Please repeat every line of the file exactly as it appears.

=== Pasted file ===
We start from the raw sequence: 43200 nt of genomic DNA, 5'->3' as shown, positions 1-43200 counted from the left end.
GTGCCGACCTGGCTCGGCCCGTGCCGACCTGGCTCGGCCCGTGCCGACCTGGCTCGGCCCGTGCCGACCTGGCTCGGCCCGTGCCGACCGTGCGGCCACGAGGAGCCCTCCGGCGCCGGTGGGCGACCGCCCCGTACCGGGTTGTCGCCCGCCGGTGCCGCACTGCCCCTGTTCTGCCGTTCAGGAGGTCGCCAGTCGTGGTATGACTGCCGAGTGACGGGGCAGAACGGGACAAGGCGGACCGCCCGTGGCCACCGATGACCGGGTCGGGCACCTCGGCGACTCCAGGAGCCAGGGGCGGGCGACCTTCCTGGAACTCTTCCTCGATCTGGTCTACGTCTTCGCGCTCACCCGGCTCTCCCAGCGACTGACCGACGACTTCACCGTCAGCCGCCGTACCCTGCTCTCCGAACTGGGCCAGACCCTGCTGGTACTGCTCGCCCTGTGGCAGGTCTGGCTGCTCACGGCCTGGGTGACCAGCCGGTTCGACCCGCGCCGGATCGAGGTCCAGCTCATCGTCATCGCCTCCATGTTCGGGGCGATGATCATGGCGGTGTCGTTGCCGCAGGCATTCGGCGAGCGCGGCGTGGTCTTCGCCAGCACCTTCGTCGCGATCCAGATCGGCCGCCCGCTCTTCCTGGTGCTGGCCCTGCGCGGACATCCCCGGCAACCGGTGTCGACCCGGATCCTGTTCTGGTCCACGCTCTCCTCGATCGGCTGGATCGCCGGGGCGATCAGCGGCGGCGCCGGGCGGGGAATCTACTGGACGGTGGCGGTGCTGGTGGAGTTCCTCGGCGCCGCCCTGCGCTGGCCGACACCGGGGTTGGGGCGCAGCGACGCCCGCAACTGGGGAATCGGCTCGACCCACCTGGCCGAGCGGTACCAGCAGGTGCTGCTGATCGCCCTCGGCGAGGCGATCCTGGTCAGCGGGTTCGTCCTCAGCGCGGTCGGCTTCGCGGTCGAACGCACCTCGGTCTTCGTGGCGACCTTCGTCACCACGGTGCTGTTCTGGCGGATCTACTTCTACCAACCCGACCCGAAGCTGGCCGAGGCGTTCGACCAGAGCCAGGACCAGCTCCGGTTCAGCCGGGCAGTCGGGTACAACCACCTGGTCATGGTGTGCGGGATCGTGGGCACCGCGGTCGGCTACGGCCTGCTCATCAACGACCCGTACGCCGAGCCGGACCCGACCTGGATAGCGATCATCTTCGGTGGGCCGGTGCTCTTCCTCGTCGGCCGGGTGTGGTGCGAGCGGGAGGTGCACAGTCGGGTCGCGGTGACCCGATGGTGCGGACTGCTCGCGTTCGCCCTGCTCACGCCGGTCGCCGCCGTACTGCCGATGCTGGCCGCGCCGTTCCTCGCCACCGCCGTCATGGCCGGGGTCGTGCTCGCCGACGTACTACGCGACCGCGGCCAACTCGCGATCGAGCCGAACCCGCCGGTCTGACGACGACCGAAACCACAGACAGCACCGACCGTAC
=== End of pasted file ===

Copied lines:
We start from the raw sequence: 43200 nt of genomic DNA, 5'->3' as shown, positions 1-43200 counted from the left end.
GTGCCGACCTGGCTCGGCCCGTGCCGACCTGGCTCGGCCCGTGCCGACCTGGCTCGGCCCGTGCCGACCTGGCTCGGCCCGTGCCGACCGTGCGGCCACGAGGAGCCCTCCGGCGCCGGTGGGCGACCGCCCCGTACCGGGTTGTCGCCCGCCGGTGCCGCACTGCCCCTGTTCTGCCGTTCAGGAGGTCGCCAGTCGTGGTATGACTGCCGAGTGACGGGGCAGAACGGGACAAGGCGGACCGCCCGTGGCCACCGATGACCGGGTCGGGCACCTCGGCGACTCCAGGAGCCAGGGGCGGGCGACCTTCCTGGAACTCTTCCTCGATCTGGTCTACGTCTTCGCGCTCACCCGGCTCTCCCAGCGACTGACCGACGACTTCACCGTCAGCCGCCGTACCCTGCTCTCCGAACTGGGCCAGACCCTGCTGGTACTGCTCGCCCTGTGGCAGGTCTGGCTGCTCACGGCCTGGGTGACCAGCCGGTTCGACCCGCGCCGGATCGAGGTCCAGCTCATCGTCATCGCCTCCATGTTCGGGGCGATGATCATGGCGGTGTCGTTGCCGCAGGCATTCGGCGAGCGCGGCGTGGTCTTCGCCAGCACCTTCGTCGCGATCCAGATCGGCCGCCCGCTCTTCCTGGTGCTGGCCCTGCGCGGACATCCCCGGCAACCGGTGTCGACCCGGATCCTGTTCTGGTCCACGCTCTCCTCGATCGGCTGGATCGCCGGGGCGATCAGCGGCGGCGCCGGGCGGGGAATCTACTGGACGGTGGCGGTGCTGGTGGAGTTCCTCGGCGCCGCCCTGCGCTGGCCGACACCGGGGTTGGGGCGCAGCGACGCCCGCAACTGGGGAATCGGCTCGACCCACCTGGCCGAGCGGTACCAGCAGGTGCTGCTGATCGCCCTCGGCGAGGCGATCCTGGTCAGCGGGTTCGTCCTCAGCGCGGTCGGCTTCGCGGTCGAACGCACCTCGGTCTTCGTGGCGACCTTCGTCACCACGGTGCTGTTCTGGCGGATCTACTTCTACCAACCCGACCCGAAGCTGGCCGAGGCGTTCGACCAGAGCCAGGACCAGCTCCGGTTCAGCCGGGCAGTCGGGTACAACCACCTGGTCATGGTGTGCGGGATCGTGGGCACCGCGGTCGGCTACGGCCTGCTCATCAACGACCCGTACGCCGAGCCGGACCCGACCTGGATAGCGATCATCTTCGGTGGGCCGGTGCTCTTCCTCGTCGGCCGGGTGTGGTGCGAGCGGGAGGTGCACAGTCGGGTCGCGGTGACCCGATGGTGCGGACTGCTCGCGTTCGCCCTGCTCACGCCGGTCGCCGCCGTACTGCCGATGCTGGCCGCGCCGTTCCTCGCCACCGCCGTCATGGCCGGGGTCGTGCTCGCCGACGTACTACGCGACCGCGGCCAACTCGCGATCGAGCCGAACCCGCCGGTCTGACGACGACCGAAACCACAGACAGCACCGACCGTAC